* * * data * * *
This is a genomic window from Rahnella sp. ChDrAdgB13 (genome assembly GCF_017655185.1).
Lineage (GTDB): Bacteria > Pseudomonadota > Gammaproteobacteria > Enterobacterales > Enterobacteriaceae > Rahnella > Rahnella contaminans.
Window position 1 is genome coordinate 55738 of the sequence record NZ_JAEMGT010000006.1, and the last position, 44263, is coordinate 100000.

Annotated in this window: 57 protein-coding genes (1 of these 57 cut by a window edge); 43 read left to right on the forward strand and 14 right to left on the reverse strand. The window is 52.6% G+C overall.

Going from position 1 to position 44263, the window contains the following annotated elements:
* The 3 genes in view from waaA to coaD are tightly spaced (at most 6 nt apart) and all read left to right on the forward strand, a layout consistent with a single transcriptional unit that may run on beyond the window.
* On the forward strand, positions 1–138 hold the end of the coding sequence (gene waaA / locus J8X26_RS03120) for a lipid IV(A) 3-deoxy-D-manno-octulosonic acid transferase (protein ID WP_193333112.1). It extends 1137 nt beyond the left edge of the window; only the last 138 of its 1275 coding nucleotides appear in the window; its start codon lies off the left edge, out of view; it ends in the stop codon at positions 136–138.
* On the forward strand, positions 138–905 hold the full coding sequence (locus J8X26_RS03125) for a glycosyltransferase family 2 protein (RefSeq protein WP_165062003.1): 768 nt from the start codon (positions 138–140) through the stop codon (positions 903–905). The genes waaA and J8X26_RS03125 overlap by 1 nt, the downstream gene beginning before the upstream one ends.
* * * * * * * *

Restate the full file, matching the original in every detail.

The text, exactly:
This is a genomic window from Rahnella sp. ChDrAdgB13 (genome assembly GCF_017655185.1).
Lineage (GTDB): Bacteria > Pseudomonadota > Gammaproteobacteria > Enterobacterales > Enterobacteriaceae > Rahnella > Rahnella contaminans.
Window position 1 is genome coordinate 55738 of the sequence record NZ_JAEMGT010000006.1, and the last position, 44263, is coordinate 100000.

Annotated in this window: 57 protein-coding genes (1 of these 57 cut by a window edge); 43 read left to right on the forward strand and 14 right to left on the reverse strand. The window is 52.6% G+C overall.

Going from position 1 to position 44263, the window contains the following annotated elements:
* The 3 genes in view from waaA to coaD are tightly spaced (at most 6 nt apart) and all read left to right on the forward strand, a layout consistent with a single transcriptional unit that may run on beyond the window.
* On the forward strand, positions 1–138 hold the end of the coding sequence (gene waaA / locus J8X26_RS03120) for a lipid IV(A) 3-deoxy-D-manno-octulosonic acid transferase (protein ID WP_193333112.1). It extends 1137 nt beyond the left edge of the window; only the last 138 of its 1275 coding nucleotides appear in the window; its start codon lies off the left edge, out of view; it ends in the stop codon at positions 136–138.
* On the forward strand, positions 138–905 hold the full coding sequence (locus J8X26_RS03125) for a glycosyltransferase family 2 protein (RefSeq protein WP_165062003.1): 768 nt from the start codon (positions 138–140) through the stop codon (positions 903–905). The genes waaA and J8X26_RS03125 overlap by 1 nt, the downstream gene beginning before the upstream one ends.